I have written blog posts (Goose Bumps and The iPad Question) before about our A/T program. For those who don’t know… A/T stands for assistive technology or adaptive technology. LDAWE is fortunate that we have contracts with both of our local English school boards to provide A/T training to students with disabilities who receive technology for use in the classroom to help them access the curriculum. The name of the Ministry of Education funding used to purchase this equipment is call SEA (Special Equipment Amount).
The good news is that both of our school boards are fairly progressive when is comes to issuing SEA Claim Equipment. For example:
- They issue equipment (and lots of it… more about that later). I have heard that some school boards around the province still hardly issue any A/T equipment to students who would benefit from it.
- They are innovative. Instead of just issuing laptops like they have in the past, both school boards are now experimenting with new types of equipment, such as iPads and Chromebooks.
- They invest in training. The equipment is only beneficial to the student, if they know how to use it.
- They are willing to change. When given feedback that current policies around issuing SEA Claim Equipment are not working, they make adjustments to the policies and procedures to make it work.
All of that being said… I’m feeling a little bit like Dorothy in Wizard of Oz this year. The first full year that we provided A/T training was the 2009/2010 school year. That year we had 5 A/T Trainers on staff and we provided training to 129 students. This year, due to some changes in one of the Board’s policies, we have already received referrals for 486 students to receive training (and it’s only November). We started off the school year with 9 A/T Trainers, 1 A/T Training Scheduler, and myself as the coordinator of the program. Since the change in policy, we’ve hired 7 more A/T Trainers. I have also been busy creating new lesson plans for the new types of devices that are being issued. Also, both school boards are looking into adding classroom training as well.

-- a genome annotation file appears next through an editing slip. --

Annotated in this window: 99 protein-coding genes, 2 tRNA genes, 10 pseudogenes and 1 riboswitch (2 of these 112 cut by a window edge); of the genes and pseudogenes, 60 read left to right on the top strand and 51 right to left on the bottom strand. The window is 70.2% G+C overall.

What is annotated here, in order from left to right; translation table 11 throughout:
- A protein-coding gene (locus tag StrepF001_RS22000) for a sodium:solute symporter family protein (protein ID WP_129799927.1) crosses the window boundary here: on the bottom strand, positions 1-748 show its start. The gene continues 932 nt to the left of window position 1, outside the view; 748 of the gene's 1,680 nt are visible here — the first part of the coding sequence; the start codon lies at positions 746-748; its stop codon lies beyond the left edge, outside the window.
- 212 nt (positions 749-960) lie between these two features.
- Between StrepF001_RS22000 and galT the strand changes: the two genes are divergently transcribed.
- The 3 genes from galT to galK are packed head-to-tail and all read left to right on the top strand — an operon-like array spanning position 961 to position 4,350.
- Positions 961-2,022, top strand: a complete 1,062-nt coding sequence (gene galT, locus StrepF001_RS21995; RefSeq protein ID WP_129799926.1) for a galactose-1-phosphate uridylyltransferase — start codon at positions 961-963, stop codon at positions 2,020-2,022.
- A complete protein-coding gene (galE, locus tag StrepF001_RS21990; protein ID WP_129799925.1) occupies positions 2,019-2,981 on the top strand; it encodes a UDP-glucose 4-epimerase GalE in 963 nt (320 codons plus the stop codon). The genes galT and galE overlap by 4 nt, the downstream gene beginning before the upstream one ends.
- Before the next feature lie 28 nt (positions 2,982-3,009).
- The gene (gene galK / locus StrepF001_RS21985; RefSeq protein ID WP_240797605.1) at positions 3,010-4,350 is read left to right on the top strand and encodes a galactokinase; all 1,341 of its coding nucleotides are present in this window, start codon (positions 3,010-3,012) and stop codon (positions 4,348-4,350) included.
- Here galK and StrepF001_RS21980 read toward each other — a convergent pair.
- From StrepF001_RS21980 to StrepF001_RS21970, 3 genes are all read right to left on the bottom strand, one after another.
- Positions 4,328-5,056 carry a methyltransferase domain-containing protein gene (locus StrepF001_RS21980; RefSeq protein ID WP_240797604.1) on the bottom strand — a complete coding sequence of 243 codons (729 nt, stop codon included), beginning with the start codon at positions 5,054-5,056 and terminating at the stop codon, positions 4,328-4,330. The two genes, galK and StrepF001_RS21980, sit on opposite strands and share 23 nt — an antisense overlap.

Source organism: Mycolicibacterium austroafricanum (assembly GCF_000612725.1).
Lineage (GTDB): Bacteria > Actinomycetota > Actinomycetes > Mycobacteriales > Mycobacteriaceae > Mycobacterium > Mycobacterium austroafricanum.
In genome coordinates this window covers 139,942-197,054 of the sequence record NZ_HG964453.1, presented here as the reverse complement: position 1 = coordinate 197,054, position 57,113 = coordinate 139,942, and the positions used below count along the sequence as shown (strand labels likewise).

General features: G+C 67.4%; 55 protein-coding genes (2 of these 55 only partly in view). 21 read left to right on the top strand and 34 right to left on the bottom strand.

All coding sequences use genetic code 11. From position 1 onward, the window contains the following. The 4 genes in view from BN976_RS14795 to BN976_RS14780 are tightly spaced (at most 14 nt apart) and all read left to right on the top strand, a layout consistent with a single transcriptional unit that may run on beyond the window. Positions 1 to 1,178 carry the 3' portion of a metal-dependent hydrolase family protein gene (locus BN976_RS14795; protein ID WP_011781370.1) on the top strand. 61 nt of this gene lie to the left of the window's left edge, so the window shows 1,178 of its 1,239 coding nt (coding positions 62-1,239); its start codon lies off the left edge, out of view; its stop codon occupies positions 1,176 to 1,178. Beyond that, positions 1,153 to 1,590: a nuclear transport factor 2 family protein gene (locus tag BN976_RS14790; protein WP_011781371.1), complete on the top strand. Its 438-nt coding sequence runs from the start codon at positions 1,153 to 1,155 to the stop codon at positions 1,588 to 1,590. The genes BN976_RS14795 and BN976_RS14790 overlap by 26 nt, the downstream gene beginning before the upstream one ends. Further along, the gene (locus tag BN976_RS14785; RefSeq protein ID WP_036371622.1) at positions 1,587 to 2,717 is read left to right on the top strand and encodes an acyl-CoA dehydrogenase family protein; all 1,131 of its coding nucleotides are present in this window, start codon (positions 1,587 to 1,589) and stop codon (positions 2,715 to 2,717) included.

Please be patient as LDAWE and the school boards work through these changes. All of these changes are great news for students with learning disabilities and ADHD in Windsor and Essex County. I look forward to a day when all students can access the curriculum regardless of ability and without fear of judgement.
Laptops and iPads and Chromebooks, oh my!
Laptops and iPads and Chromebooks, OH MY!!
Laptops and iPads and Chromebooks, OH MY!!!